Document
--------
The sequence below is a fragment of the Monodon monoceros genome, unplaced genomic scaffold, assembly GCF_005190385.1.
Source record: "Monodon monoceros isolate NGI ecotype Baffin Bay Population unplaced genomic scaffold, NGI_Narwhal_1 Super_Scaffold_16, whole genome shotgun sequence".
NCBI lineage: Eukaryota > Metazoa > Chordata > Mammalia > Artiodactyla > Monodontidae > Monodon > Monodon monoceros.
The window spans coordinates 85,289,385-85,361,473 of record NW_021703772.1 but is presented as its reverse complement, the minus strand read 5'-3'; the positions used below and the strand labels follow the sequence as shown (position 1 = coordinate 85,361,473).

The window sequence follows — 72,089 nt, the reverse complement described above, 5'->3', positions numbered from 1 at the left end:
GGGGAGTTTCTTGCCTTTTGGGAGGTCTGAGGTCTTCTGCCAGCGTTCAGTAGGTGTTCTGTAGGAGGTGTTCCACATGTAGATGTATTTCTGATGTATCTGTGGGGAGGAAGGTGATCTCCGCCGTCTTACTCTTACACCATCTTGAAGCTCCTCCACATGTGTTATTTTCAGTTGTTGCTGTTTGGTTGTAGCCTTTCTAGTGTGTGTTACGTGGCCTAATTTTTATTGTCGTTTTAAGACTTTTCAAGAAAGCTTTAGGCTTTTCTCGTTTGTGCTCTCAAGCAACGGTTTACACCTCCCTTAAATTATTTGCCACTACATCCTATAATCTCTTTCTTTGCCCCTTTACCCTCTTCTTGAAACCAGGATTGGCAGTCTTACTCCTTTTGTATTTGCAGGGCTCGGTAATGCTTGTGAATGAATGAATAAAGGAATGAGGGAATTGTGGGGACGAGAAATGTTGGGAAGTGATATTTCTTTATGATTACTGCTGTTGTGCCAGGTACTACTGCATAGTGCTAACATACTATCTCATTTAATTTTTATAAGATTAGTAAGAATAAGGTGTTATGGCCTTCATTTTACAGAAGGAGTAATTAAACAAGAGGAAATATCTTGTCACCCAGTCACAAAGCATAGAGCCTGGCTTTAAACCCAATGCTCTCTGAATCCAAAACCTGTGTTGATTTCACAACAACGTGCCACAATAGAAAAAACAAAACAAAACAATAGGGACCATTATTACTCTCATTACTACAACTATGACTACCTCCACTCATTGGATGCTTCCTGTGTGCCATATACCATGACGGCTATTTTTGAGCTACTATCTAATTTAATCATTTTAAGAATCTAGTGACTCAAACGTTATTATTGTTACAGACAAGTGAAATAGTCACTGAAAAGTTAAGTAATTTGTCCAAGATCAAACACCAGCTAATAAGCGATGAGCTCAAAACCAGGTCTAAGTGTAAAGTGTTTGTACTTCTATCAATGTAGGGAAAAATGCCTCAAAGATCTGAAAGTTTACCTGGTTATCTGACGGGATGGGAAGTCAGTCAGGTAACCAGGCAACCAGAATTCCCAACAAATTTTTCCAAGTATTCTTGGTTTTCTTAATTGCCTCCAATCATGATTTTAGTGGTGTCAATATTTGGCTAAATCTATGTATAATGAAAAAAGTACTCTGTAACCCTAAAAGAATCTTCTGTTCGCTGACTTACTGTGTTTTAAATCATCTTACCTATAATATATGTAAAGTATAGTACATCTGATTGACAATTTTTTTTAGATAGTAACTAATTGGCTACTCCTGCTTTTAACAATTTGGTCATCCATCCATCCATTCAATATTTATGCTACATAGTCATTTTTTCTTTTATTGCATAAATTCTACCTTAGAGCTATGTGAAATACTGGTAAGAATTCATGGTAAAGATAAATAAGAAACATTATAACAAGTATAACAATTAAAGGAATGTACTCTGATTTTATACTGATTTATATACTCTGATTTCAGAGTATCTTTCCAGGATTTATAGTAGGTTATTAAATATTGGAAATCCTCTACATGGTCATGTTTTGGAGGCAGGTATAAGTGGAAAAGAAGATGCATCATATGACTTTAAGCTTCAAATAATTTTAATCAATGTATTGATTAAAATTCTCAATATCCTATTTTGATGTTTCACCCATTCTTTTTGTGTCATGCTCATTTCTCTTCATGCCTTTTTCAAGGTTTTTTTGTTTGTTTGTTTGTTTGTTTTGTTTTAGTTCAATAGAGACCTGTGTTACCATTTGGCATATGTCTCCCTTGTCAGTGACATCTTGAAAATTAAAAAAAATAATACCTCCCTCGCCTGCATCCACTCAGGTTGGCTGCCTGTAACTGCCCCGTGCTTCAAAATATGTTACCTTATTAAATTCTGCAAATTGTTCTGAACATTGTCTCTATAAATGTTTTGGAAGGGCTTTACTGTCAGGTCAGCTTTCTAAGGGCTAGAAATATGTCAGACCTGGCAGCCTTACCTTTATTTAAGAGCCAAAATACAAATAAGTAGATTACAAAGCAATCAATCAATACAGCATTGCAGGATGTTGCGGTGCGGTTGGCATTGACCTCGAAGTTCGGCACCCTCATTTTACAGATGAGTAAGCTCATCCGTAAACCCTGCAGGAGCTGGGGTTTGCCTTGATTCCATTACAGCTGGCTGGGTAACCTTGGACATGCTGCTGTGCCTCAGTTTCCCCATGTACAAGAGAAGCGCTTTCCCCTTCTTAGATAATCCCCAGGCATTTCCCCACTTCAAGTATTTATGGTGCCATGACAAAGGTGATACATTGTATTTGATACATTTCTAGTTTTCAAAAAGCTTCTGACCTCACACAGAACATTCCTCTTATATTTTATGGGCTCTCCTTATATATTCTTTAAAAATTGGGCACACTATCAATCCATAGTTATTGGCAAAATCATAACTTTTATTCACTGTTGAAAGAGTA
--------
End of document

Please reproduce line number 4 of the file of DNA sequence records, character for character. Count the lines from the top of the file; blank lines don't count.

The window spans coordinates 85,289,385-85,361,473 of record NW_021703772.1 but is presented as its reverse complement, the minus strand read 5'-3'; the positions used below and the strand labels follow the sequence as shown (position 1 = coordinate 85,361,473).